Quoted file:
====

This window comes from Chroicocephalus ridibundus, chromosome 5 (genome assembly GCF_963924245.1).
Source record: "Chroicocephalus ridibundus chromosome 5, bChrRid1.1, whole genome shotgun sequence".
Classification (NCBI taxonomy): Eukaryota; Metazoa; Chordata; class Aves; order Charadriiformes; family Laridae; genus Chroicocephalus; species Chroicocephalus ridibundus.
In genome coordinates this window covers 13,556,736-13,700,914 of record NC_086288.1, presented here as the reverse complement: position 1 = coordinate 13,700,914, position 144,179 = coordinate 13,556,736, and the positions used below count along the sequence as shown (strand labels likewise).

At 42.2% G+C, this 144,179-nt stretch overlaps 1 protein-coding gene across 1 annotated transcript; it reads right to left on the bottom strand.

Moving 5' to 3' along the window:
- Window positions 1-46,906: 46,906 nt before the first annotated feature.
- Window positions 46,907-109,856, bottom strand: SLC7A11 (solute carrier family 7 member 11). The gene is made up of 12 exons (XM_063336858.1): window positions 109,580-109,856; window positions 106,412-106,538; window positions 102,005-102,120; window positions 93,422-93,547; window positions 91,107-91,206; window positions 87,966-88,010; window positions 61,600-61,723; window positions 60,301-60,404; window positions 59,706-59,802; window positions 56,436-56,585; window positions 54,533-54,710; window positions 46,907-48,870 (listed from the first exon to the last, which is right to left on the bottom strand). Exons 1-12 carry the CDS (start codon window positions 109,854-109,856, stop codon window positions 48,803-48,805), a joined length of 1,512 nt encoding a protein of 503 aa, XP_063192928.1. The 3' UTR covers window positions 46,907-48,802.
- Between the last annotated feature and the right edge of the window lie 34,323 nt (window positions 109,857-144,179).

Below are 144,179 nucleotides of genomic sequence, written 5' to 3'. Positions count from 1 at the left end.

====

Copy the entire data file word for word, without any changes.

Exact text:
This window comes from Chroicocephalus ridibundus, chromosome 5 (genome assembly GCF_963924245.1).
Source record: "Chroicocephalus ridibundus chromosome 5, bChrRid1.1, whole genome shotgun sequence".
Classification (NCBI taxonomy): Eukaryota; Metazoa; Chordata; class Aves; order Charadriiformes; family Laridae; genus Chroicocephalus; species Chroicocephalus ridibundus.
In genome coordinates this window covers 13,556,736-13,700,914 of record NC_086288.1, presented here as the reverse complement: position 1 = coordinate 13,700,914, position 144,179 = coordinate 13,556,736, and the positions used below count along the sequence as shown (strand labels likewise).

At 42.2% G+C, this 144,179-nt stretch overlaps 1 protein-coding gene across 1 annotated transcript; it reads right to left on the bottom strand.

Moving 5' to 3' along the window:
- Window positions 1-46,906: 46,906 nt before the first annotated feature.
- Window positions 46,907-109,856, bottom strand: SLC7A11 (solute carrier family 7 member 11). The gene is made up of 12 exons (XM_063336858.1): window positions 109,580-109,856; window positions 106,412-106,538; window positions 102,005-102,120; window positions 93,422-93,547; window positions 91,107-91,206; window positions 87,966-88,010; window positions 61,600-61,723; window positions 60,301-60,404; window positions 59,706-59,802; window positions 56,436-56,585; window positions 54,533-54,710; window positions 46,907-48,870 (listed from the first exon to the last, which is right to left on the bottom strand). Exons 1-12 carry the CDS (start codon window positions 109,854-109,856, stop codon window positions 48,803-48,805), a joined length of 1,512 nt encoding a protein of 503 aa, XP_063192928.1. The 3' UTR covers window positions 46,907-48,802.
- Between the last annotated feature and the right edge of the window lie 34,323 nt (window positions 109,857-144,179).

Below are 144,179 nucleotides of genomic sequence, written 5' to 3'. Positions count from 1 at the left end.